Caviar and salute: Russia’s inauguration splendor
The inauguration ceremony took place in the Grand Kremlin Palace and lasted for around 40 minutes.
Six federal TV channels broadcasted it live. Cranes with video cameras have been installed near the Kremlin to film the presidential motorcade driving.
Around 2,000 people have been invited to the event. RT presenter Bill Dod is among those invited.
The guests were not supposed to wear white ties or evening gowns: just smart dresses and dark suits. Only those who received an invitation card could get access – there was no chance to buy a ticket.
Among those invited were members of upper and lower houses of the Russian parliament, Constitutional Court judges, government officials, federal authorities and representatives of the diplomatic corps.
Heads of foreign states have never been invited according to tradition.
The event started with flag bearers entering magnificent Andreyevsky Hall of the palace, where the inauguration took place, carrying the Russian flag, the Constitution and the presidential standard and insignia. The chairman of the Constitutional Court placed them on the tribune.
At 11:55 am the president-elect arrived to the Kremlin through the gates of the Spasskaya Tower and walked through the splendid halls of the Grand Kremlin Palace with Kremlin clocks chiming in the background.
Then the chairman of the Constitutional Court requested the newly-elected head of the state to take the oath of office. With the right hand on the Russian Constitution Vladimir Putin swore allegiance to the Russian people.
The text of the oath reads as follows: "In the exercise of the powers of the President of the Russian Federation I vow to respect and uphold the rights and freedoms of the individual and citizen, observe and protect the Constitution of the Russian Federation, defend the sovereignty, independence, security, and integrity of the state, and serve the people in good faith."
Afterwards the head of the Constitutional Court handed Putin attributes of power and declared that a new president had been sworn into office. This was followed by the national anthem of the Russian Federation and the presidential standard was raised above the residence in the Kremlin. Vladimir Putin will then read the inaugural address.
In the final stage of the grand ceremony the new head of state came out to the Cathedral Square, one of the most landmark sites of the Kremlin, where he observed a parade by the presidential regiment and the Ivan the Great bell tower chimed its bells.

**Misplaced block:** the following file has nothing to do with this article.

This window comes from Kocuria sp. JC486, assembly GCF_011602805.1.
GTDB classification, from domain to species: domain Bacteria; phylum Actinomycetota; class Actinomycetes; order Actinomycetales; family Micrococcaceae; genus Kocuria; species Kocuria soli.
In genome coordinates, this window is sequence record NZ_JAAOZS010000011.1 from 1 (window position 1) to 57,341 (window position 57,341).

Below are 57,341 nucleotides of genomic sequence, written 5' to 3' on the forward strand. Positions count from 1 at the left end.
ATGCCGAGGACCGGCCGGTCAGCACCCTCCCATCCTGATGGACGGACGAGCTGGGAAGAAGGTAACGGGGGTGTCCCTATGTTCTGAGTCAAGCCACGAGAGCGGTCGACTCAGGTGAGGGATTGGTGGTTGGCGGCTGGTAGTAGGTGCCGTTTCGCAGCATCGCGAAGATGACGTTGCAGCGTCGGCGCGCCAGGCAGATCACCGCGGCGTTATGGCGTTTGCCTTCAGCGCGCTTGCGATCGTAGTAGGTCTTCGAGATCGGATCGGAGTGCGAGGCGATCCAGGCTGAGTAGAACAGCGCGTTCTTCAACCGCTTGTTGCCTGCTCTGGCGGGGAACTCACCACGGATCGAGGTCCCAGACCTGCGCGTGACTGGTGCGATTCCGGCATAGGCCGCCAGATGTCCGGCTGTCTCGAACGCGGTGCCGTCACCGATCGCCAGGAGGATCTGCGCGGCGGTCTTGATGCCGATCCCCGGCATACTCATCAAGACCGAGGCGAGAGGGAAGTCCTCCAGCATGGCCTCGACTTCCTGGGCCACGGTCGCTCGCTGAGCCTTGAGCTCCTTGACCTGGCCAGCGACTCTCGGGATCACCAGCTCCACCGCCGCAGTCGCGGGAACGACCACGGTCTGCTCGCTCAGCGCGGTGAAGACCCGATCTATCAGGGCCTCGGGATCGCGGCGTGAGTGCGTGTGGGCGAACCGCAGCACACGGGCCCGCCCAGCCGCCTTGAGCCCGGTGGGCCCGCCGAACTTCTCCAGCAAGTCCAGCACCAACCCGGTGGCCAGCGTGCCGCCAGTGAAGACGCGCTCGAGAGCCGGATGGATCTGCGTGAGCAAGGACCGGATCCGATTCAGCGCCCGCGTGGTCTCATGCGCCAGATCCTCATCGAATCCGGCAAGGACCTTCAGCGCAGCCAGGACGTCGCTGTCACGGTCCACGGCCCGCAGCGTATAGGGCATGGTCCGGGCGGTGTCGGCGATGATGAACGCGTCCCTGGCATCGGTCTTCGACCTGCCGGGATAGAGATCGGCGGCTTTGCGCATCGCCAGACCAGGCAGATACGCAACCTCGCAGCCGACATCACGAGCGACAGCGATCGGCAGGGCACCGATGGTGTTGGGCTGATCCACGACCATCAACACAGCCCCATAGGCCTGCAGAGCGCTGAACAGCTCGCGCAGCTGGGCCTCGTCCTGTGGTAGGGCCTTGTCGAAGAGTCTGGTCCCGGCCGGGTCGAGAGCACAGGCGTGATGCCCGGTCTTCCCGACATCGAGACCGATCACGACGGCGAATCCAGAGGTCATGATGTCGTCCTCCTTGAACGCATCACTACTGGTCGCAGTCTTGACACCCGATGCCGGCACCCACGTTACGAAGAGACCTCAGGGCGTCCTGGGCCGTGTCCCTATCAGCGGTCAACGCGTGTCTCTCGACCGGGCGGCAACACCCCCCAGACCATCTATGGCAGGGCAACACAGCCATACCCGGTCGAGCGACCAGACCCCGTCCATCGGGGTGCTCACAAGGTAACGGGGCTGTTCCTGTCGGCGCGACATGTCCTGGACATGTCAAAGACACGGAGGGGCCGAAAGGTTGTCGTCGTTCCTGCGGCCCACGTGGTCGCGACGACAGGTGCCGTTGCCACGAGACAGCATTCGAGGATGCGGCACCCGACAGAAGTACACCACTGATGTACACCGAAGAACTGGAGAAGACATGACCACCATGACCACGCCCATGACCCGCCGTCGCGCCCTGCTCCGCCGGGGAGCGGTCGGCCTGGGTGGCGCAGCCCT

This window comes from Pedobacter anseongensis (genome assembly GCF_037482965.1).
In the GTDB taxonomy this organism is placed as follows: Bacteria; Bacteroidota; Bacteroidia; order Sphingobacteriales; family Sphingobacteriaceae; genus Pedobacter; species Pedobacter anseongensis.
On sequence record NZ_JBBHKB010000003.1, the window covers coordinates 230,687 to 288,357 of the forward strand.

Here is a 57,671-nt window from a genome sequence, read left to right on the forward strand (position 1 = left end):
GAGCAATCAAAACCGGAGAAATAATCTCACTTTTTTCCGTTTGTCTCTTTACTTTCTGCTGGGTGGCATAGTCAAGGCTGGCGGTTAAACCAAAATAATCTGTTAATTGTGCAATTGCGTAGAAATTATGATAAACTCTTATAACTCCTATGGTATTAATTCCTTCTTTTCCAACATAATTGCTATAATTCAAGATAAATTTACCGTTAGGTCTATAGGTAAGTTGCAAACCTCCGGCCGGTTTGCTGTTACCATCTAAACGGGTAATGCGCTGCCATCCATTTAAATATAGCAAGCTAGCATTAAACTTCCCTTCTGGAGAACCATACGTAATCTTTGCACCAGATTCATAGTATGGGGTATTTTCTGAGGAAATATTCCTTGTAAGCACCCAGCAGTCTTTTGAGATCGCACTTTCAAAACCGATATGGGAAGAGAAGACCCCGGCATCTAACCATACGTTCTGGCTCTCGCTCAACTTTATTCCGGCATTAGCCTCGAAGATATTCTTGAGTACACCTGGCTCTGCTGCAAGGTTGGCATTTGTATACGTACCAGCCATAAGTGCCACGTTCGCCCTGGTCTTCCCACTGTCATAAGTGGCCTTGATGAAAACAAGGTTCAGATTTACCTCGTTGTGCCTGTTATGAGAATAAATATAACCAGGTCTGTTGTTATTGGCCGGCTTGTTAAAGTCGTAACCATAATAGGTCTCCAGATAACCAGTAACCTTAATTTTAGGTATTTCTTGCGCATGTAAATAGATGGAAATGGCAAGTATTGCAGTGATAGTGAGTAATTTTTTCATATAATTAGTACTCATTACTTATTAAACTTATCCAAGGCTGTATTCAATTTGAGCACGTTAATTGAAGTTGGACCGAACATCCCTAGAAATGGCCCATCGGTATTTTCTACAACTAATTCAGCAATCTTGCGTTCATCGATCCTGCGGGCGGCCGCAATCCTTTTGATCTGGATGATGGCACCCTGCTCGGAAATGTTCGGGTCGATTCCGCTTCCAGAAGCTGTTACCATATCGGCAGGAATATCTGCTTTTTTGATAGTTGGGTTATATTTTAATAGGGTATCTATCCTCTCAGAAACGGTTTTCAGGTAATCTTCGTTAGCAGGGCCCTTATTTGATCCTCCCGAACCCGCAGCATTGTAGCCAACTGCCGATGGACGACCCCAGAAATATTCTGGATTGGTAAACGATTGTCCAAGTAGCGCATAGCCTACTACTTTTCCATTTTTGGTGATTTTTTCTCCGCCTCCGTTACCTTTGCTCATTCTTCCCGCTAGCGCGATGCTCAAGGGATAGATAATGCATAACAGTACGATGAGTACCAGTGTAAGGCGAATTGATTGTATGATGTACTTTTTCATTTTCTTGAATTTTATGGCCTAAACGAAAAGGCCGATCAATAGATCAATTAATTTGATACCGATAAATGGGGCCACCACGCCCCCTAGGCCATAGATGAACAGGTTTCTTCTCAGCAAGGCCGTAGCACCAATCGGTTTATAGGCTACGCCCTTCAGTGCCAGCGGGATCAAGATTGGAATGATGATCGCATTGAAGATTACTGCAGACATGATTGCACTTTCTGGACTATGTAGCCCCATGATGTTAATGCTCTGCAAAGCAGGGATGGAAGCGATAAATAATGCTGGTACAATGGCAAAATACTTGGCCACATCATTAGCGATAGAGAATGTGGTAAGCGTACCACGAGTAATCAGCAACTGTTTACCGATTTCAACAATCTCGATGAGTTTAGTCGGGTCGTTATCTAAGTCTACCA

Meanwhile the head of the Russian Orthodox Church, Patriarch Kirill, has held a special service in Kremlin's Annunciation Cathedral, which used to be private church of the Muscovite monarchs.
The ceremony is going to be followed by a banquet with a ritzy menu. The restaurant company which won the tender suggested to arrange two receptions (the second to take place on Russia’s National Day on June 12) costing more than $800,000.
A tender document for the upcoming ceremony was published on the Russian government purchasing agency's website. It reveals that those invited will enjoy a fine dinner. For starters, guests will have scallops with vegetable pancakes and mushroom sauce, smoked halibut with lettuce, fried duck roll with rosemary and Cornelian cherry sauce, and seafood salad with avocado puree.
Hot snacks include fried King Kamchatka crab with mini-ratatouille and coconut milk cappuccino. For the main course the event participants may be offered sturgeon steak stuffed with vegetables in champagne sauce or rack of lamb rack with eggplant lasagne.
As for drinks, the party attendees will be able to taste Kremlin Award premium vodka. The new beverage – made of the best grains and ethanol brands – was developed to be served at official ceremonies. Those who prefer lighter drinks may fill their glasses with Abrau Durso collection sparkling wine or Pinot Aligote Selection Chateau le Grand Vostock (white wine).
The presidency was established in Russia 20 years ago, with the introduction of the Law on the President of the Russian Soviet Federative Socialist Republic. Boris Yeltsin became the first Russian president and was elected twice, in 1991 and in 1996.
Putin became Russian president in 2000, and was re-elected in 2004. He did not run for the post in 2008 as the Constitution does not permit one person to hold the office for more than two times in succession. He was appointed prime minister in 2008 and occupied the post for four years.
It is the first time that a Russian president will serve for six years, not four as previously, due to the recent changes made to the Constitution.